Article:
|Shillito, Rose - UNIV OF MD|
|Quebedeaux, Bruno - UNIV OF MD|
Submitted to: Agriculture, Ecosystems and Environment
Publication Type: Peer Reviewed Journal
Publication Acceptance Date: July 28, 2008
Publication Date: January 1, 2009
Citation: Shillito, R., Timlin, D.J., Fleisher, D.H., Reddy, V., Quebedeaux, B. 2009. Yield response of potato to spatially patterned nitrogen application. Agriculture, Ecosystems and Environment. 129:107-116. Interpretive Summary: The variability of field soil properties presents problems in agricultural research where scientists rely on a limited number of small plots to quantify the effects of treatments such as fertilizer on yield. We know how the plots respond but don’t know how the whole field responds. It is important to understand how soil properties interact with fertilizer applications and yield over the entire field because fertilizer shortages decrease yield, and fertilizer excess can have widespread environmental effects. We have to better understand how these soil properties vary over a field. Our goal in this two-year study was to quantify the response of potato to nitrogen fertilizer using a new experimental design and statistical techniques. We found that yield response to nitrogen fertilizer was sensitive to even slight changes in soil texture. We also found that low yielding areas of a field stayed low-yielding even when more fertilizer was added. These results are useful not only to understand the interaction between soil properties and yield, but to assess the effectiveness of fertilizer application over an entire field. Providing management recommendations based on whole-field experimentation and analyses can provide more accurate information for farmers and policy-makers than results based on small, discrete plots which cannot capture the spatial variability present in all agricultural fields.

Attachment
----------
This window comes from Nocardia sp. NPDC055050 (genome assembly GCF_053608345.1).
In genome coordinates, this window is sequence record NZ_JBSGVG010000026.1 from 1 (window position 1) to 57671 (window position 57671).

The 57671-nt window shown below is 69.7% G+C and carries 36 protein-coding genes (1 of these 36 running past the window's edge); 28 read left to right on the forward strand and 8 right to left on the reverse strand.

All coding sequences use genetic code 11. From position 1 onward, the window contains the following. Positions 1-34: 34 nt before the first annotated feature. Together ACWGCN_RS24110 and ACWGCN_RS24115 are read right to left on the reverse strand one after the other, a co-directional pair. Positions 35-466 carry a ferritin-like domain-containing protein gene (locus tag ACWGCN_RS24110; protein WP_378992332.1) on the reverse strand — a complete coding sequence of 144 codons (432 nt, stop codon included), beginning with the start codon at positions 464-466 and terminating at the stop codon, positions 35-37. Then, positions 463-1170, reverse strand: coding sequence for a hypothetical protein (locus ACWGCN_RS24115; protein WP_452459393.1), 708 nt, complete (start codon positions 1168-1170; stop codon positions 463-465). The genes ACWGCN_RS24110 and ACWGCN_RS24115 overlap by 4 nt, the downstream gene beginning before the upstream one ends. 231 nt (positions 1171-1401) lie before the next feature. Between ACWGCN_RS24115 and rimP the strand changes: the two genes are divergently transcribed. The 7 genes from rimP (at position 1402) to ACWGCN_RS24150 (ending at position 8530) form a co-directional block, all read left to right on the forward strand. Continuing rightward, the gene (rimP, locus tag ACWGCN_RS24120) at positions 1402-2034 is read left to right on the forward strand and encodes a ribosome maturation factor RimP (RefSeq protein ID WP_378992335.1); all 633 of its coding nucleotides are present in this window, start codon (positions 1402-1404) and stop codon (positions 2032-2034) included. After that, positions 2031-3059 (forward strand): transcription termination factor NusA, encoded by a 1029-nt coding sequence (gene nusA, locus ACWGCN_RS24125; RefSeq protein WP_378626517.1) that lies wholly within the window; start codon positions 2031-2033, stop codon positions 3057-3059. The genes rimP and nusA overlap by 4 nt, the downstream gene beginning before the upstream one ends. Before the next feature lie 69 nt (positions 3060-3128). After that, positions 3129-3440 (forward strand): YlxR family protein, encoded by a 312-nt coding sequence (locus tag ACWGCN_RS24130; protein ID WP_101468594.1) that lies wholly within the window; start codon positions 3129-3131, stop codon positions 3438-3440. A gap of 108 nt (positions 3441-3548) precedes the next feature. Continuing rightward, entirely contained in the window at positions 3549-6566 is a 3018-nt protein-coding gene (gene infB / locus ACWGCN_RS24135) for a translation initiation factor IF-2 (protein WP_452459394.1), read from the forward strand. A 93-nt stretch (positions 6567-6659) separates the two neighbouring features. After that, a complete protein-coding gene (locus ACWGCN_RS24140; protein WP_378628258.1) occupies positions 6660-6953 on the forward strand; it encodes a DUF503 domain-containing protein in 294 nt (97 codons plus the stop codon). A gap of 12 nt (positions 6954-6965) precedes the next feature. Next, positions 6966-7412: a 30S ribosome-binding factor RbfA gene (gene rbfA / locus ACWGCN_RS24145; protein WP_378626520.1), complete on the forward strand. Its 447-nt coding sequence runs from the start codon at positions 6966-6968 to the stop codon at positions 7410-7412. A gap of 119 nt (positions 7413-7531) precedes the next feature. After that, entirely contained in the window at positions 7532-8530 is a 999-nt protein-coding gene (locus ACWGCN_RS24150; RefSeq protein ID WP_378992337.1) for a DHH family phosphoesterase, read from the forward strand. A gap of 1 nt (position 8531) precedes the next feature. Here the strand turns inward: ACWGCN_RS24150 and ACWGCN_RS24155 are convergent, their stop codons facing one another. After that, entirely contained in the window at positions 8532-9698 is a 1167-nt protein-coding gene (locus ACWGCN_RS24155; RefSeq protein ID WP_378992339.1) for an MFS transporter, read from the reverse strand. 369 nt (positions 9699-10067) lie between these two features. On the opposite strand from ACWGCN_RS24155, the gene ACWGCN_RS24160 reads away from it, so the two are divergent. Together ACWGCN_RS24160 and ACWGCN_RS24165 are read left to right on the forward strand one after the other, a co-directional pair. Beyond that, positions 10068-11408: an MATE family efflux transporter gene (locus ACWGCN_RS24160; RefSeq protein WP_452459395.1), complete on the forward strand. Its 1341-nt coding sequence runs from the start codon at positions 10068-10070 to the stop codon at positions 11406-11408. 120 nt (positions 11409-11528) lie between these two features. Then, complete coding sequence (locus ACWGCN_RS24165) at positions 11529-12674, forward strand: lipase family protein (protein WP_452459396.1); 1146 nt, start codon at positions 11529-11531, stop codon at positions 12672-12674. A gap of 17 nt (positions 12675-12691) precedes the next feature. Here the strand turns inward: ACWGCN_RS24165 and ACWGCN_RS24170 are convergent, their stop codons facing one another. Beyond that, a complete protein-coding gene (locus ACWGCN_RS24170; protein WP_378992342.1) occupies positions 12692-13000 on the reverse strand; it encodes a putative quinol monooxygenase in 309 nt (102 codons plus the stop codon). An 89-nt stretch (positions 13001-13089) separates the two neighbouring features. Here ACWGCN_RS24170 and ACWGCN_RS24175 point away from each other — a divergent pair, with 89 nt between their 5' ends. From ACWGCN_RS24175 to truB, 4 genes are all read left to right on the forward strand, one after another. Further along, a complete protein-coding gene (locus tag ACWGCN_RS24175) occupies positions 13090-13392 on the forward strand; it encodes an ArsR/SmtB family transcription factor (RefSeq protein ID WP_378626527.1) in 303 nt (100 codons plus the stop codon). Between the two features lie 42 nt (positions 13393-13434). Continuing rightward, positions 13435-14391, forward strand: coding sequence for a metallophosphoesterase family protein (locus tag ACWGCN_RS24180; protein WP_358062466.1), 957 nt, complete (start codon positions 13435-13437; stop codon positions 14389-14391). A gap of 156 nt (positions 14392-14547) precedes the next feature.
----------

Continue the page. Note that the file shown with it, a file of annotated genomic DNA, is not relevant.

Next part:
Technical Abstract: The difference between experimental results and their application at the farm level is highlighted by the ever-present research issue of nitrogen fertilizer. Although crop response to nitrogen fertilizer has long been studied, inappropriate experimental designs led to the inadequate accounting of spatial variability in field and yield properties, and may be a major component of this gap. Analytical methods to explicitly account for spatial variability now exist, but the complementary modification of experimental design is still developing. There is a need to combine these analytical methods with non-traditional experimental design. A two-year study was implemented to assess the response of potato (Solanum tuberosum cv. Kennebec) yield to nitrogen fertilizer. We used a whole-field design where four nitrogen treatments (0, 56, 112, and 280 kg N ha-1) were applied systematically throughout the entire field in a sinusoidal pattern. Measured field properties included topography, soil texture, pre-application soil nitrate levels, and plant available soil water content. Yield was measured along two continuous two-row transects the length of the field. A random field linear model was used to simultaneously account for treatment effects, spatial covariance and soil properties along the transects. Specific areas of the field had consistently low yields for the four nitrogen levels over the two years of the study suggesting high rates of nitrogen leaching out of the root zone. Of the covariates, only clay content proved important in explaining yield variability over the field, but the impact of clay content was different each year. The results showed the effectiveness of whole-field experimentation, the importance of spatially distributed data, and the ease with which spatial variability can be addressed.